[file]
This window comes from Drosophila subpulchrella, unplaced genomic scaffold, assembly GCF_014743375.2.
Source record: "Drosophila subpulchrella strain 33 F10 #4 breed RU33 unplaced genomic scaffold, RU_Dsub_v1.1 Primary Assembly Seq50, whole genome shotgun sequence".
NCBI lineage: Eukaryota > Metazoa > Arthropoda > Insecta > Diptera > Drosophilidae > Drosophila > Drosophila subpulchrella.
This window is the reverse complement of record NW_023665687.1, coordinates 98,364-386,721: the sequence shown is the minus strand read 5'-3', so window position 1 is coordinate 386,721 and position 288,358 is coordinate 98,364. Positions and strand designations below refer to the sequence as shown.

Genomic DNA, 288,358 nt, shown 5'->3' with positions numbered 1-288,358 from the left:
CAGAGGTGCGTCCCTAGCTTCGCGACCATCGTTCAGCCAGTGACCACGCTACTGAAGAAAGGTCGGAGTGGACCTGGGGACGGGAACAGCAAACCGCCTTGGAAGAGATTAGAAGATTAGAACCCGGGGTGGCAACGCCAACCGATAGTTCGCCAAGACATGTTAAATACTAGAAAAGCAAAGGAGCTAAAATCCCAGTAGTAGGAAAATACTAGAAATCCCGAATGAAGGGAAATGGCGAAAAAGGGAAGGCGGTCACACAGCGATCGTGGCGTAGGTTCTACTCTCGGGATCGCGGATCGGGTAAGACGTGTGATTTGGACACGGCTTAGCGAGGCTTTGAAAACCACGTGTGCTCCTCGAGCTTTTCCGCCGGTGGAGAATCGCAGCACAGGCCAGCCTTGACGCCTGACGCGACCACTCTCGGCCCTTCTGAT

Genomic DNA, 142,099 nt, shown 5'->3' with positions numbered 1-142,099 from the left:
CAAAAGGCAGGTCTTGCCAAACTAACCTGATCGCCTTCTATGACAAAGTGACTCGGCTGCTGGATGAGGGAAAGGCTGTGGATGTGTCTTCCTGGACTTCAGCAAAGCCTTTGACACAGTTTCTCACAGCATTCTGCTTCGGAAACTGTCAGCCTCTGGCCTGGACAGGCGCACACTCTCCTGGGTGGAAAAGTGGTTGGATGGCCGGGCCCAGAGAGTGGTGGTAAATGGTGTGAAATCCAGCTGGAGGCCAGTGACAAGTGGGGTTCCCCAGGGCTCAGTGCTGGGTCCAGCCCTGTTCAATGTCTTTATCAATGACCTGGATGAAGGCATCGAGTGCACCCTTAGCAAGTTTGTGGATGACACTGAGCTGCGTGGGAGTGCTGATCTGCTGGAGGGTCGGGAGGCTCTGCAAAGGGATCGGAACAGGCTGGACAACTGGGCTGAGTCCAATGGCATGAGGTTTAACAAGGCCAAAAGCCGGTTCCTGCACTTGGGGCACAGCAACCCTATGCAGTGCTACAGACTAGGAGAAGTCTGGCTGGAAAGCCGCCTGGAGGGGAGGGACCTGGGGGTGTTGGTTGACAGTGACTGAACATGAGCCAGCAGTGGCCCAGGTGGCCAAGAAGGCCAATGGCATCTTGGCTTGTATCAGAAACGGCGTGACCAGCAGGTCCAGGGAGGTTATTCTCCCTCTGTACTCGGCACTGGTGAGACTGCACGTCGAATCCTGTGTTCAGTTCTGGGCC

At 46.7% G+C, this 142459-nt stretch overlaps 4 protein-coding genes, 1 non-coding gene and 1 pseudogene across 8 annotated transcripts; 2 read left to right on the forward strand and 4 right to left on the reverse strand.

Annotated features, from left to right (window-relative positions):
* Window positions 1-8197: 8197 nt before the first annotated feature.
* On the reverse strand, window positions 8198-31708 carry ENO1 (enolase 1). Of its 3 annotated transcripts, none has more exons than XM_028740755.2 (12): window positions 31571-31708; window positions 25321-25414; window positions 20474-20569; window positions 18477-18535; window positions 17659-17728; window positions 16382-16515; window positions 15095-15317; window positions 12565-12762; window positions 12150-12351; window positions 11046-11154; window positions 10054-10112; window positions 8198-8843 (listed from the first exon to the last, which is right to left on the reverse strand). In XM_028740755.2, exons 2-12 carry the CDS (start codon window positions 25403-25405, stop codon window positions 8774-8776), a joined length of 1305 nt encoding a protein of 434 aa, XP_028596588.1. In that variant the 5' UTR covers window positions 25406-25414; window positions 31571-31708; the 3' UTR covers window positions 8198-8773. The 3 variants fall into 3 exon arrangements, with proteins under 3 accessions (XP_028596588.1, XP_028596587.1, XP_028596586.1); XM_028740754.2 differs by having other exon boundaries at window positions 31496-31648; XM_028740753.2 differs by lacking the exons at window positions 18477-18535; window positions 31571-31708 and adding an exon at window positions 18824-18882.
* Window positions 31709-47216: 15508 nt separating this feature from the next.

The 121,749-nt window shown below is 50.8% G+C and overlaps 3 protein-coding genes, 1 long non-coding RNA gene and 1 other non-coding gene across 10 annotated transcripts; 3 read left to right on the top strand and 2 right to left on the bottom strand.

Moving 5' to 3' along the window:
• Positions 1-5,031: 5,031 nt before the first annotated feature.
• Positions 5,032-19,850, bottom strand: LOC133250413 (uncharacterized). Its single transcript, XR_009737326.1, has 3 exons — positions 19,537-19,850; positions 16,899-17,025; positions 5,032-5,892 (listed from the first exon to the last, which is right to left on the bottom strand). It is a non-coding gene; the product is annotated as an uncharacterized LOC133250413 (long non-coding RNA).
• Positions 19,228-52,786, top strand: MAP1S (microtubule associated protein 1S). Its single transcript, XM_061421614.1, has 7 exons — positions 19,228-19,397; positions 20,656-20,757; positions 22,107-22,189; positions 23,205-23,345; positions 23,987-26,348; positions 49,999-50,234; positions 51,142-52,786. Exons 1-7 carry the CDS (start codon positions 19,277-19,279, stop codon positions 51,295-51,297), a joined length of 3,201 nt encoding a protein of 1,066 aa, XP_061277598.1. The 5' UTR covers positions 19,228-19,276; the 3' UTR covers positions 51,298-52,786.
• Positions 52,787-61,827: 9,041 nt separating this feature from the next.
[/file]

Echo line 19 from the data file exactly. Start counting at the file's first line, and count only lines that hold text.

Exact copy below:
• Positions 52,787-61,827: 9,041 nt separating this feature from the next.